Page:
Wednesday, September 17, 2008

Impressionism: Painting the Light

During my painting trip to Florence I saw the most interesting exhibit at the Palazzo Strozzi

Painting Light is not just another Impressionist exhibition – it examines some of the most famous artists and their techniques of the last century, looking for clues as to where the paintings were made, under what conditions and, in some cases, by whom. The exhibition brings together over sixty masterpieces by Matisse, Van Gogh, Signac, Sisley, Berthe Morisot and Renoir and others from the Wallraf-Richartz Museum Foundation Corboud, Cologne, and other museums.
The exhibition opens by introducing the visitor to the turbulent world of the mid-19th century. Academic salon painters held the upper hand, but a new movement was afoot, and new theories of color were doing the rounds. Drawing inspiration from the theories of Goethe and Helmholz, scientists and painters alike were asking how they could capture ‘impressions’ – the fleeting perception of life as it happened – and put it down fresh and spontaneous on canvas. Here the visitor can compare the canvases of Jean Jacques Henner and other salon painters with the radical new style of Monet’s Maison à Failaise, brouillard (1885) and Caillebotte’s Le Coteau de Colombes (1884).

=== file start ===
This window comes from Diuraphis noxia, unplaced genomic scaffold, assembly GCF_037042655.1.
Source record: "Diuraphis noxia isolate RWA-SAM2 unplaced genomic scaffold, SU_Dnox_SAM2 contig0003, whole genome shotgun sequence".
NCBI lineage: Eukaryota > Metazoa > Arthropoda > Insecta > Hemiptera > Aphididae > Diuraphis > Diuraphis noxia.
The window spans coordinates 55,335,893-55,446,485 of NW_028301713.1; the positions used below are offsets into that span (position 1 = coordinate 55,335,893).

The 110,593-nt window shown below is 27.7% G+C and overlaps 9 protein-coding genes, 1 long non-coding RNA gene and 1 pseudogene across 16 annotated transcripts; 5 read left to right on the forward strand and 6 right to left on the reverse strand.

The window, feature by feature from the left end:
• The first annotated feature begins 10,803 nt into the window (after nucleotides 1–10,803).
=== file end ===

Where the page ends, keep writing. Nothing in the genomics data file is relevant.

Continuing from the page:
The Impressionists were not only pioneers in style, they were first and foremost innovators in technique. They were interested in "the new science." How the eye perceives light and assembles it optically. This interactive exhibition invites the visitor to look at the paintings using modern technology – with high-power microscopes, under infra-red and ultra-violet light – in order to discover the secrets of the Impressionist and Post-Impressionist artists. It explores such as aspects as how the artists conveyed the quality of light at different times of the day and which conditions inspired them the most, what materials and work methods they used, where the painting was done (for example one painting even has sand in the paint confirming it was executed en plein air while others recreated outdoor scenes in the shelter of their Paris studios) as well as the history of the paintings.
It was an eye-opening exhibit for me, being the realist snob that I am.

For more info go to:

Painting by Theo Van Rysselberghe